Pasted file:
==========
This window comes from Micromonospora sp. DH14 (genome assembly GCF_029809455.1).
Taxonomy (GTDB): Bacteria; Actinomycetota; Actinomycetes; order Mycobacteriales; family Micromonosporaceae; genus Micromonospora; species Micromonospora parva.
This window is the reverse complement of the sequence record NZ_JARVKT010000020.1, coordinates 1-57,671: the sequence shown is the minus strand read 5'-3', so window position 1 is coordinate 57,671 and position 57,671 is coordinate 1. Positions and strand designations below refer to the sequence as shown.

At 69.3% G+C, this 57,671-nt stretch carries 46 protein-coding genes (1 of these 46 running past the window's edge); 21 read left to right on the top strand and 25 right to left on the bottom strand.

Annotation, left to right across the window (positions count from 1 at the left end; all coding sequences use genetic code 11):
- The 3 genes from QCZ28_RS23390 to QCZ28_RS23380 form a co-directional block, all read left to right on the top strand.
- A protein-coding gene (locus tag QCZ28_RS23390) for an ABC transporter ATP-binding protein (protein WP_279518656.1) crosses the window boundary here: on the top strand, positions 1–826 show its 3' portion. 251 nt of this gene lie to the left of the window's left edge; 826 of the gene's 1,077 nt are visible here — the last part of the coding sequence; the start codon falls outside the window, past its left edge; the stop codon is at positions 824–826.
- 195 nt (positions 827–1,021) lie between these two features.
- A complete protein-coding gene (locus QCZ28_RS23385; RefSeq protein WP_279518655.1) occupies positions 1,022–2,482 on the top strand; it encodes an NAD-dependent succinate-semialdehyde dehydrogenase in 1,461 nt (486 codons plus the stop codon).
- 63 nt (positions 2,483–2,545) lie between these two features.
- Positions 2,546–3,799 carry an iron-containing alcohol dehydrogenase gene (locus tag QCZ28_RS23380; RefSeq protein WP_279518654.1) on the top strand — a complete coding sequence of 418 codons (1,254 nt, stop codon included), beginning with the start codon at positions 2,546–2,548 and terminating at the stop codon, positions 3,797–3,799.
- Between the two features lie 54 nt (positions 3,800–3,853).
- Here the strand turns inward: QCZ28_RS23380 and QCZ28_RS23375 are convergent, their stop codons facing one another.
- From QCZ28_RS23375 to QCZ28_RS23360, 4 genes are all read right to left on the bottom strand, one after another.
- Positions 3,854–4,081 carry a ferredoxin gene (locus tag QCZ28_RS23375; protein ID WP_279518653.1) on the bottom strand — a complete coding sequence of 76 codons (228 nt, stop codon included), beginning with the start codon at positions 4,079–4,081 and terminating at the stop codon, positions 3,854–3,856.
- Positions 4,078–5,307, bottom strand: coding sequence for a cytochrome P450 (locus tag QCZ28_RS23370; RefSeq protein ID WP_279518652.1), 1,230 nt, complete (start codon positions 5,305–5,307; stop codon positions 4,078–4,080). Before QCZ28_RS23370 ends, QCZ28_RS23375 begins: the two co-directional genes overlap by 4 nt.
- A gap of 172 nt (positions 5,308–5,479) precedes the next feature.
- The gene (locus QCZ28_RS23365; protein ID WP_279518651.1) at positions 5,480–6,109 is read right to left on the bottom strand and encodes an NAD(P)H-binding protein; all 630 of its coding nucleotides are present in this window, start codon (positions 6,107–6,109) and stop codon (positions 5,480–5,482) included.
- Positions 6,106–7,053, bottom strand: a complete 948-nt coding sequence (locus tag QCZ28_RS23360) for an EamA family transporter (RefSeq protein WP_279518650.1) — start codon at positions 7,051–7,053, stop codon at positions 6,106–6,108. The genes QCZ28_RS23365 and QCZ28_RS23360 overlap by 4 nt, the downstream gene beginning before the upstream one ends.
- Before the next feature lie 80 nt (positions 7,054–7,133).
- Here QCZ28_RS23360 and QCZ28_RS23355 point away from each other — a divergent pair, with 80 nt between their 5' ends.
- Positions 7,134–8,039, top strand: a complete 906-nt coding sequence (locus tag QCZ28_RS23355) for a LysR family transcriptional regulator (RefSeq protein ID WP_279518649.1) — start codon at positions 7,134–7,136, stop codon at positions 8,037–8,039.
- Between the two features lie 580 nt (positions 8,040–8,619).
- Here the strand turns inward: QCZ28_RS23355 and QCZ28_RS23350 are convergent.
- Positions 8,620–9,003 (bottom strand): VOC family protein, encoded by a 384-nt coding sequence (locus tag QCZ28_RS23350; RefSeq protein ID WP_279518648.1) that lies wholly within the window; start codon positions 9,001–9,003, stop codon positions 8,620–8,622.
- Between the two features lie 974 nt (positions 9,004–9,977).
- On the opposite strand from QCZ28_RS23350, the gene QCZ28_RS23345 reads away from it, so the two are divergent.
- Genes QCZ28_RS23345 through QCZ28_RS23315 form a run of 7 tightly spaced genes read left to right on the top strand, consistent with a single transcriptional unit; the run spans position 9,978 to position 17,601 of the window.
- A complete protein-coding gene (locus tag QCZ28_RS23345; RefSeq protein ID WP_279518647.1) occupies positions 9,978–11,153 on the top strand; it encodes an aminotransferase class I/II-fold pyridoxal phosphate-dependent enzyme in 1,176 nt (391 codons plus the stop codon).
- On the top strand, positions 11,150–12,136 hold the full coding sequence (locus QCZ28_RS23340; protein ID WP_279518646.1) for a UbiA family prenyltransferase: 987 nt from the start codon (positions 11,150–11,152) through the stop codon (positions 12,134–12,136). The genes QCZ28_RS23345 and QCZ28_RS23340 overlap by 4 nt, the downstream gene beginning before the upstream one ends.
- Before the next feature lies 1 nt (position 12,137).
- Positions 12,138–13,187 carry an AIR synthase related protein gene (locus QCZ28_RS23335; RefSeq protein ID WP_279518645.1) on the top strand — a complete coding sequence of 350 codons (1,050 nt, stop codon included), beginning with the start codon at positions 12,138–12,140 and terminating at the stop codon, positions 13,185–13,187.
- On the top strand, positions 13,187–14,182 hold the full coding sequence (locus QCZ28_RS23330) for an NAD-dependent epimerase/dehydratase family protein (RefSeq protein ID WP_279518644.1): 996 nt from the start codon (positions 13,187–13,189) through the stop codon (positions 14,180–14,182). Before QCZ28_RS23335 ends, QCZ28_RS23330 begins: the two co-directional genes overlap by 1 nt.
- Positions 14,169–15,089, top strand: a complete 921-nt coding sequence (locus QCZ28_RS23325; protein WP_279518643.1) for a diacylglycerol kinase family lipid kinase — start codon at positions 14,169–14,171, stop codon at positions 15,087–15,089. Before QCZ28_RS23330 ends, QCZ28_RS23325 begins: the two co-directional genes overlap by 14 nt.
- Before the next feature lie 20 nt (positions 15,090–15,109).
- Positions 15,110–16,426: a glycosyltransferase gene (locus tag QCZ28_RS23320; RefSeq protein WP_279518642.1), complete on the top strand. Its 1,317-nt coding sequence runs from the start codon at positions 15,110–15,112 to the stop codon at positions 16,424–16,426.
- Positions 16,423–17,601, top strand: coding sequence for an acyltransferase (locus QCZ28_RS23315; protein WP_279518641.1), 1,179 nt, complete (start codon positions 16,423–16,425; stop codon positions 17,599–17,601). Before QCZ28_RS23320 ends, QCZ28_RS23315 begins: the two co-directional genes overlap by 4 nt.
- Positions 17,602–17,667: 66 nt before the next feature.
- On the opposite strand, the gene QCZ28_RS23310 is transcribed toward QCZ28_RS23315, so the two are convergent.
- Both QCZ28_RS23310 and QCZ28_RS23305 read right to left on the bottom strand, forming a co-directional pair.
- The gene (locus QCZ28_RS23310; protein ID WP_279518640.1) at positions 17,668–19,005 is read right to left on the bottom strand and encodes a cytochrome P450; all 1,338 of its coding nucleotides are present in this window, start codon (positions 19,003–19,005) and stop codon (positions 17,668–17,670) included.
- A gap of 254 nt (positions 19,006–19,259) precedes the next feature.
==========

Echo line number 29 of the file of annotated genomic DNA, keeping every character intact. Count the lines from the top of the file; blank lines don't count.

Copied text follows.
- A complete protein-coding gene (locus tag QCZ28_RS23345; RefSeq protein ID WP_279518647.1) occupies positions 9,978–11,153 on the top strand; it encodes an aminotransferase class I/II-fold pyridoxal phosphate-dependent enzyme in 1,176 nt (391 codons plus the stop codon).